The real issues is that Qantas announced recently the creation of two new subsidiaries; Jetstar Japan and Qantas X an as yet un named new Asian based premium airline. These moves translate into an outsourcing of jobs from Australia to Asia. This will bring a reduction in labour costs for the airline. This is what the unions are all united against and for which they have had a rolling campaign of industrial action since August. The unions are actually asking that all new Qantas employees will have reciprocal conditions as Qantas Australia employees. This defeats the whole idea of the new subsidiaries. The unions have also asked for job security guarantees for employees of any Qantas subsidiary.
There is no way Qantas will give in on those hence the stalemate.
Why is it unions are the first to be demonized? How about calling out management on their featherbedding, ie, perks, performance rewards, last to be pink slipped? Why did unions form in the first place? Hmm, let’s see, could that be some exploitation by management? Is it any wonder both sides revile each other at many legacy airlines (AA, UA, BA, QF)?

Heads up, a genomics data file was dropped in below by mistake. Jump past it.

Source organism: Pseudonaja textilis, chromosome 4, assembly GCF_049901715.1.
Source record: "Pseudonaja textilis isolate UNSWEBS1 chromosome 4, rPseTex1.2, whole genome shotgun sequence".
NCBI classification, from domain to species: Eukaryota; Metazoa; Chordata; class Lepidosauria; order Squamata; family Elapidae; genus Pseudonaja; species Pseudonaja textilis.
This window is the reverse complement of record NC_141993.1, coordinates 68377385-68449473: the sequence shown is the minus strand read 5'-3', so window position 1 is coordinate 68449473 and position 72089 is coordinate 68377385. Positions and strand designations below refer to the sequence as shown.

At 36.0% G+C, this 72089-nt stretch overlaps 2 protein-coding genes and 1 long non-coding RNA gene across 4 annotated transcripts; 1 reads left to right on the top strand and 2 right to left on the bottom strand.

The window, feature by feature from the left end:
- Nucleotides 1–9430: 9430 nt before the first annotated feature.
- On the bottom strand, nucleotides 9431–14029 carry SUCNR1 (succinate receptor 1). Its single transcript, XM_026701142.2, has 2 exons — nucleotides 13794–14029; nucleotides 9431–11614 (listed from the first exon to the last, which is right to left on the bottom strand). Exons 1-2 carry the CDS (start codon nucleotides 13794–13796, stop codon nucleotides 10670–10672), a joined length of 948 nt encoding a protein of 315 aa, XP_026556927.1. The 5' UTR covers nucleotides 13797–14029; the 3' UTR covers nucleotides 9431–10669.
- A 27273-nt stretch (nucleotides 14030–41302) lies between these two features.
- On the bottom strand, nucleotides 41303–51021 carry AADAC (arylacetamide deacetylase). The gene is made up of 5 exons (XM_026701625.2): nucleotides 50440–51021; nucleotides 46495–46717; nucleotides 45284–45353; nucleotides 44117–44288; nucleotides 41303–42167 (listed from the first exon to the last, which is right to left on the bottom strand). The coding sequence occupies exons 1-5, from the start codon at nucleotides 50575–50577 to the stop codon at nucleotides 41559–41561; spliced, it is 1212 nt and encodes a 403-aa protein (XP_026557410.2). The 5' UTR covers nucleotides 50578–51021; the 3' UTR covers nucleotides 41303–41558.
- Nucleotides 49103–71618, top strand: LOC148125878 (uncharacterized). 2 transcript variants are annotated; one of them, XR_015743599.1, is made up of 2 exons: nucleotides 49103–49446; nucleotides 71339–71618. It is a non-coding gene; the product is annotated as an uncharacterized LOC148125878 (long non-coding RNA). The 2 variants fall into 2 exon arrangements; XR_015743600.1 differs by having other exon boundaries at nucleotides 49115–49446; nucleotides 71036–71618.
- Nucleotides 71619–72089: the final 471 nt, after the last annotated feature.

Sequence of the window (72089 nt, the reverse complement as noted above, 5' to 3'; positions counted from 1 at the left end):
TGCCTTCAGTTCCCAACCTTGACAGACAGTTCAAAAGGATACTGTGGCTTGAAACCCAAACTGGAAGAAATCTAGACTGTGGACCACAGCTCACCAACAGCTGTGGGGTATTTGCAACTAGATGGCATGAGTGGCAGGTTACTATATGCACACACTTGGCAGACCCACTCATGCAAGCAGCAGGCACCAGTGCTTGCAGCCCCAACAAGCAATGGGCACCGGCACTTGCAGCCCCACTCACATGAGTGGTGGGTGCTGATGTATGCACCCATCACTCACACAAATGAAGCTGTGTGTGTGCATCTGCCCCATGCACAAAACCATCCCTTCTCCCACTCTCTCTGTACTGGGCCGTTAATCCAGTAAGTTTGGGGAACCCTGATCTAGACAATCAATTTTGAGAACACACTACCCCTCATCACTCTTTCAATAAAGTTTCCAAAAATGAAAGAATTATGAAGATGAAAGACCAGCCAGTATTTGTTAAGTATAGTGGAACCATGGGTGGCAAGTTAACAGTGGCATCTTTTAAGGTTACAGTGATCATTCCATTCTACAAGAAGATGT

It comes down to company culture. Treat people fairly and with respect (exhibit A: Southwest, Jetblue), you have productive employees with or without unions.
The end game here folks, thanks to globalization, is to drive wages down to those of the cheapest competitor, anywhere. So for workers in the developed world, wages will have to be driven down and living standards reduced to those in the developing world. But not everyone will suffer. Senior management will reward themselves handsomely for reducing costs.
It is all well and good to see a flurry of comments from Americans against unionism in the workforce, but the pay disputes were minor and were only keeping up with inflation. QANTAS made a huge post tax profit of over 550 million AUD, which is much more than most airlines its size.
Alan Joyce has treated a classic Australian airline with contempt, and undermined the working culture of the airline, while other airlines within the region are flourishing (see even Virgin Australia). Fleet choices and planning had been lacklustre, and now with the ‘rationalisation’ of QF routes internationally, people have even less choice to fly the red kangaroo overseas (Our only choice to London will soon codeshare with BA, or QF service only through SIN).